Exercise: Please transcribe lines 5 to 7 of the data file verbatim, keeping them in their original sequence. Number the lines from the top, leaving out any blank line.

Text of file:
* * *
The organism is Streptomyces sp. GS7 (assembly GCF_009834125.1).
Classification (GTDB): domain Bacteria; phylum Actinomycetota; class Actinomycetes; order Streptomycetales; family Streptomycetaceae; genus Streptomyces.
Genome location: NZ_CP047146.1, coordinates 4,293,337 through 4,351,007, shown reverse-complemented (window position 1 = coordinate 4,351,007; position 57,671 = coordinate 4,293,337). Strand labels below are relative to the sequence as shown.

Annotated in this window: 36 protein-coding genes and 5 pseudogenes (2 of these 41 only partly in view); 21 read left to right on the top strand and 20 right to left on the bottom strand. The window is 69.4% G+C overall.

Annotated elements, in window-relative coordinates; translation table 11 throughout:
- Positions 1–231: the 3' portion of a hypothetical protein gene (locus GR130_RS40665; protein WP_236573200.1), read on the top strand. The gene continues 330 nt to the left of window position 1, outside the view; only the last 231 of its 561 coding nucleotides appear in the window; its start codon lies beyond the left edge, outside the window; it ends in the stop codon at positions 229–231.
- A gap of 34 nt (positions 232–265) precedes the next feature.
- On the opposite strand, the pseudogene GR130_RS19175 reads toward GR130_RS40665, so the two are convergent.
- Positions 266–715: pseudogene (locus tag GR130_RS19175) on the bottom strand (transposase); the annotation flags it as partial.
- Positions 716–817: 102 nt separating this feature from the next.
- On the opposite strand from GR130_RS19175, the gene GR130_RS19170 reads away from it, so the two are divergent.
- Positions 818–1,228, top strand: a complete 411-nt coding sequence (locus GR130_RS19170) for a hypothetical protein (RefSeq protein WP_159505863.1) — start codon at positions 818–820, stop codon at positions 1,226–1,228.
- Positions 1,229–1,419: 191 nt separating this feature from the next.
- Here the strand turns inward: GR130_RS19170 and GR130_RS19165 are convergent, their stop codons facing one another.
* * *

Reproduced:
Annotated elements, in window-relative coordinates; translation table 11 throughout:
- Positions 1–231: the 3' portion of a hypothetical protein gene (locus GR130_RS40665; protein WP_236573200.1), read on the top strand. The gene continues 330 nt to the left of window position 1, outside the view; only the last 231 of its 561 coding nucleotides appear in the window; its start codon lies beyond the left edge, outside the window; it ends in the stop codon at positions 229–231.
- A gap of 34 nt (positions 232–265) precedes the next feature.